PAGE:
Learning to ride again

About to leave home

About to leave home

Having proven I could ride my high racer well enough to cover 27 miles last weekend, this weekend I set off on a long planned mini-tour.  Mrs W and I had planned to do this together, and one day next year I hope we will – but at eight months pregnant a 40 mile bike ride has been out of the question for her for a few weeks since.

My route out skirted around Waddington Fell so I could enjoy may favourite valley – the Hodder – and after Slaidburn took me up onto the fell over to Tosside.  I may have walked two hills that day, but the climb out of Slaidburn was not one of them.  I felt buoyed up by making up a 1in6 with a tight hairpin in the middle.  The Metabike is proving as good as reported for getting up hills – every bit as good as a standard up-right.  When I fail it is really down to confidence.  Not only am I new to two wheel recumbent riding, I am also new to being clipped in. Going slowing uphill with your feet above your head is proving an acquired skill.

After Settle the real climbing began up into the foothills of Pen-y-Ghent.  The sun was out and the views glorious.

Pen-Y-Ghent

Pen-Y-Ghent

About to decend into Littondale

About to decend into Littondale

  The climb topped out at 440 m and from there it was all downhill for the three miles to my destination – The Queens Arms in Litton.

Mrs W was waiting in the van outside (having a nap, lucky her!) but woke up to buy me a pint and then go for a stroll beside the river before dinner.  The atmosphere in the Queens Arms was as good as when we first visited in the winter – a very pleasant evening ensued.

The next day saw me start off at 0900 in the direction of Arnside.  I fondly remembered my wife’s late Grandfather, Lionel, who always spoke so warmly about Littondale.  The route down the valley was slightly downhill, following the river, and this led to fantastic cruising speeds on the Metabike.  I can but imagine how fast I’ll go once I have developed all the right muscles and the confidence to go with them.  After 18 miles I arrived in Gargrave and was mighty chuffed to note an average speed of 15.5 mph.  After Gargrave the wind really picked up, and whilst it did not feel like the drag I am used to on my upright, the stat’s on my cycle computer could not be argued with, it was slowing me down.

It was nice to see the Leeds-to-Liverpool canal a few times on my way into Barnoldswick  (Barlick), but by this point I’d already eaten my lunch and was ready for a second one (I blame the headwind).  Stumbled on ‘The Chef’s Pantry’ a bakery and deli in the town centre.  What a Godsend!  A fabulous bacon and black pudding roll for just £2.15.  I love cycling, it means you can eat like this with a clean conscience!  I can see Barlick forming an integral part of further cycling trips after this discovery.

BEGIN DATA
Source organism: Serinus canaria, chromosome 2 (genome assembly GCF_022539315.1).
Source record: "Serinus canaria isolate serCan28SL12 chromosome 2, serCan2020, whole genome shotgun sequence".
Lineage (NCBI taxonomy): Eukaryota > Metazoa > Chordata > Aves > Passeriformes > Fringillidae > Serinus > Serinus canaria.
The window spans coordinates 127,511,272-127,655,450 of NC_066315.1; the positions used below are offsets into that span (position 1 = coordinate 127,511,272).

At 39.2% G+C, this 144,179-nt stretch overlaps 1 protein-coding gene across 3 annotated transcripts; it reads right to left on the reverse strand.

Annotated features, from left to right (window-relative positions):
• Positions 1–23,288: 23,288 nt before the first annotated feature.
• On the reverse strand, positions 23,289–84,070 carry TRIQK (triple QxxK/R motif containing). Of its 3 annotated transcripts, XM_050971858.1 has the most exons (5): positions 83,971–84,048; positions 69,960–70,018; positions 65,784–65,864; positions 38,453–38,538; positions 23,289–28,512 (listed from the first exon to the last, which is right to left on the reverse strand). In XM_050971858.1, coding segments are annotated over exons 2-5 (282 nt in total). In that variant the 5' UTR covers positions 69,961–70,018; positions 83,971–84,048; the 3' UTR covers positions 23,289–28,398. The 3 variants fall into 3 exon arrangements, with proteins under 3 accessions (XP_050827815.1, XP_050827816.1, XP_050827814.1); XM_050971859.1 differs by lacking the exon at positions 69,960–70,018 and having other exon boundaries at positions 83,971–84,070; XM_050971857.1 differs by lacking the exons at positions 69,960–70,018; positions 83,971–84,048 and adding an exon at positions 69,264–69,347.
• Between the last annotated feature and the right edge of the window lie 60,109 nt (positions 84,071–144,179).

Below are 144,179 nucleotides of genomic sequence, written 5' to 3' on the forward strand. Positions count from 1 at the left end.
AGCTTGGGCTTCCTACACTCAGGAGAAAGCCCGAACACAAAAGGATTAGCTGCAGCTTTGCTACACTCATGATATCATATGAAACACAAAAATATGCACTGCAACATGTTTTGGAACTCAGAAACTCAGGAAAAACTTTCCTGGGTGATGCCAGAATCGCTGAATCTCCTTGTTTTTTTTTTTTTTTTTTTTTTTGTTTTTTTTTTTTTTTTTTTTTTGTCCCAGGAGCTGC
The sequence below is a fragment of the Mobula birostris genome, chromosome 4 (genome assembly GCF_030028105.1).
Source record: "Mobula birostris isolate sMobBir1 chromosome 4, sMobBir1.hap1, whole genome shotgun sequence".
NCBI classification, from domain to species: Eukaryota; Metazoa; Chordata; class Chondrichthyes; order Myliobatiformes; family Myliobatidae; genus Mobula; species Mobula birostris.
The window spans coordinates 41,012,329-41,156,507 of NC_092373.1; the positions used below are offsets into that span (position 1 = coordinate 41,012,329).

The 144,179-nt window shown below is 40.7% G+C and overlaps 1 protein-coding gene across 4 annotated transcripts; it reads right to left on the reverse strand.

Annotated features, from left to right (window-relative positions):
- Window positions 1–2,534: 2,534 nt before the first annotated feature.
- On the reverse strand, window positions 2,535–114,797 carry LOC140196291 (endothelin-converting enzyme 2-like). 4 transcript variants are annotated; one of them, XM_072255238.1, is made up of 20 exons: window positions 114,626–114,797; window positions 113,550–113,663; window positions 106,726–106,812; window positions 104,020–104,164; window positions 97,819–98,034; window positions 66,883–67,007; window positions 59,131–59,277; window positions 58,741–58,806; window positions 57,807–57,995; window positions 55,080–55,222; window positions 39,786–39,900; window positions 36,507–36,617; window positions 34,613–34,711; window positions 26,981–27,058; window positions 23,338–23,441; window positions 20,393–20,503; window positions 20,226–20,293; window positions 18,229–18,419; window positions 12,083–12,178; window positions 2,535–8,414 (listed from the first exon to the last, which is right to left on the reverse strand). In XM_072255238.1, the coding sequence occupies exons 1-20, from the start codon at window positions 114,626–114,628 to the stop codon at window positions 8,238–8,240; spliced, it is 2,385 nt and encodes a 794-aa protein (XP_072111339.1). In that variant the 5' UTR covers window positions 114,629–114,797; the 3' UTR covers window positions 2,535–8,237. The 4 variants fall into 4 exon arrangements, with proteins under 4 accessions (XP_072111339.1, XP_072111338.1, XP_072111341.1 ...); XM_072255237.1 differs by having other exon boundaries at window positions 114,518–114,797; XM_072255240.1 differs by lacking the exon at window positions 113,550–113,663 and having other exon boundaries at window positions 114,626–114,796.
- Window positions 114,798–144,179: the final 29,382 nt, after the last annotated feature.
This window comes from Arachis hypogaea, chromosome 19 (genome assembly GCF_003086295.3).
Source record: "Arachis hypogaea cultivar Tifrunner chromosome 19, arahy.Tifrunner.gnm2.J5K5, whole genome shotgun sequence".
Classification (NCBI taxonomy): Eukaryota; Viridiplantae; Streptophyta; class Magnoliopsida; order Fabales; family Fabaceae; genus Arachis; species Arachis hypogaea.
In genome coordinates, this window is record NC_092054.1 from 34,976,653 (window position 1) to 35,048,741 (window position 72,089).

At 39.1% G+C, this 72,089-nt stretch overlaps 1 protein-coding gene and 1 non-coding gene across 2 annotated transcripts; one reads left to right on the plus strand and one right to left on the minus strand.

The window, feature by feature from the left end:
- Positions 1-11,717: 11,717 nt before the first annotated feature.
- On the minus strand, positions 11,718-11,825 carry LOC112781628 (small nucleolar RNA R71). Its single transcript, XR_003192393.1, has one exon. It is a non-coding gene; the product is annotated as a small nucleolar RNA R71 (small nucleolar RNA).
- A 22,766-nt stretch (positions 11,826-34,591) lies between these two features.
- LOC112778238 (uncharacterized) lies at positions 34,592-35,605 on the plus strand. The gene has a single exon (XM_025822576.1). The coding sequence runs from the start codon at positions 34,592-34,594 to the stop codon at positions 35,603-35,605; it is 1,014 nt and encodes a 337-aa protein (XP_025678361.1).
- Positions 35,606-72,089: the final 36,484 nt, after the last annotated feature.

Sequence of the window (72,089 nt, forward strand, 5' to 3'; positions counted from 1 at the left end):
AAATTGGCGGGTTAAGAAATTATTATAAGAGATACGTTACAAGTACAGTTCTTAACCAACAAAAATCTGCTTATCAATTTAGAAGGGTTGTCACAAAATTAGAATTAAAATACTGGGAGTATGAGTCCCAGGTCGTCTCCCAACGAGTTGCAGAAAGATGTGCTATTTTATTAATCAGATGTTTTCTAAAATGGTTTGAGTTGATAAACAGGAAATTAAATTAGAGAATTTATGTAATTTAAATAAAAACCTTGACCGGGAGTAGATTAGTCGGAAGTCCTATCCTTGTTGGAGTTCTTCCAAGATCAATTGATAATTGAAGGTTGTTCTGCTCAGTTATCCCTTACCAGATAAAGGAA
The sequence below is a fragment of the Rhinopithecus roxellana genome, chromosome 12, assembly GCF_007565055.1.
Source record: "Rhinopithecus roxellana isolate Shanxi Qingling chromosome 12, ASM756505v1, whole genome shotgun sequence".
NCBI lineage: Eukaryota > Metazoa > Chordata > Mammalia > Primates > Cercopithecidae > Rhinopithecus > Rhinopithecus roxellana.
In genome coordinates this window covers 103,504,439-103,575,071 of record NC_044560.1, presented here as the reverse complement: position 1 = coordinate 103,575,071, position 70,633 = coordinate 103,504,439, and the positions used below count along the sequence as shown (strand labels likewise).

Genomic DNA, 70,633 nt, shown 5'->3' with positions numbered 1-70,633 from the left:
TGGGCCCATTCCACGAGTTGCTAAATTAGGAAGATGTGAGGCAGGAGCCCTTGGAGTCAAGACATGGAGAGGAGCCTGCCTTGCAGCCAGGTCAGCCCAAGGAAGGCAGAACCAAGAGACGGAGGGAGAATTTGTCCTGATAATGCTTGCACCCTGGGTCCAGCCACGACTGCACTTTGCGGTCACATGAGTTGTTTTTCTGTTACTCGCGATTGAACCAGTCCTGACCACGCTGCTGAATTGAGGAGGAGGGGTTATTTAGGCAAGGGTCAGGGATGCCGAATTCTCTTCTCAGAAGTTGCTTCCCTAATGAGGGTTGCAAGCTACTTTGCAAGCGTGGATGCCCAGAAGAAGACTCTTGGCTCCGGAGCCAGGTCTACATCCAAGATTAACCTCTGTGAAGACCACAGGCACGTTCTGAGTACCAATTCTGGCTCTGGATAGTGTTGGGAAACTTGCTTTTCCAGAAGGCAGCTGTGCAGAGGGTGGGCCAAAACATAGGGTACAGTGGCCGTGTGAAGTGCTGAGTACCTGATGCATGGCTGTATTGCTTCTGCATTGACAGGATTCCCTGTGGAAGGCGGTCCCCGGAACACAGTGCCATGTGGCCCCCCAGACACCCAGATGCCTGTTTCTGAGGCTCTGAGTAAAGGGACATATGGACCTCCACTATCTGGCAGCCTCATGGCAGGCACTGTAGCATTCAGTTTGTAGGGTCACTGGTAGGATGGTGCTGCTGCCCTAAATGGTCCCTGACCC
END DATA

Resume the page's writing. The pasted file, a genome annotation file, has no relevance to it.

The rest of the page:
It was quite a climb over the fell to Downham after >20 miles into a strong wind.  But as I’ve noted before on  the Metabike – you look at the hill and think ‘that’ll be hard’ and then you find yourself half way up and think ‘ this is much easier than I thought ‘.

Leaving Litton at 0900

Leaving Litton at 0900

Really this was more of a learning experience than a chance to see the scenery so what did I conclude

The reported mechanical efficiency of the Metabike is all it is claimed to be – riding up all hills less than 1in5 seems as easy as on an upright – perhaps easier?  That sometimes it feel easier I think is the move to a high cadence ‘spinning’ technique over a low cadence ‘grinding’ technique.  A change forced by necessity (clearly you cannot stand up and pull on the bars anymore) but welcomed as a good and wise change.

The harshness of the stiff frame is OK on decent roads, but trying on badly broken back lanes.  This made one thing obvious in my trip and that was the transition from Lancashire into Yorkshire.  We all know that Yorkshire folk think their country the greatest not just in the UK but in the world, but for sure their council has a more effective road maintenance policy.

Getting the positioning of the handlebars just right is critical to being able to relax.  Mid way though day one I raised the height a little and tipped the angle to a little more vertical (to make my wrist-to-arm junction straighter) and this really helped me drop my shoulders and relax more.

The high level of concentration needed on day one detracted from riding pleasure, but by day two I was starting to enjoy the views and the ride – the whole riding experience was becoming more natural.

So whilst gaining the first 70% of what is needed to ride a high racer proved easy for me, I can see it will take quite a few more day rides to fully relax into this new mode of cycling.  But the ability to ride 40 hilly miles in a morning is a great incentive to keep on building on my experience.  I hope next year to do a pukka week-long tour, junior Weston and his trailer allowing…

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About westonfront

Random thoughts on life and the world from the perpective of a God-fearing, outdoor-loving, technically minded, drum-thumping neo-Lancastrian.
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7 Responses to Learning to ride again

  1. We like the Chef’s Pantry too!

  2. Tony says:

    Great to read more details of the Littondale ride. Arnside is so idyllic. Thanks for writing so well about it.
    Black pudding roll and strong wine (sic) make a formidable combination 😉

  3. Chris says:

    Splendid adventure Will. Seems the metaphrastic is truly the master of the roads. Glad you’re enjoying the experience.

  4. mike on bike says:

    Love the bike! May you have many happy travels ahead! 🙂

  5. Pingback: Metamorphosis – two tweaks to my Metabike | weston.front

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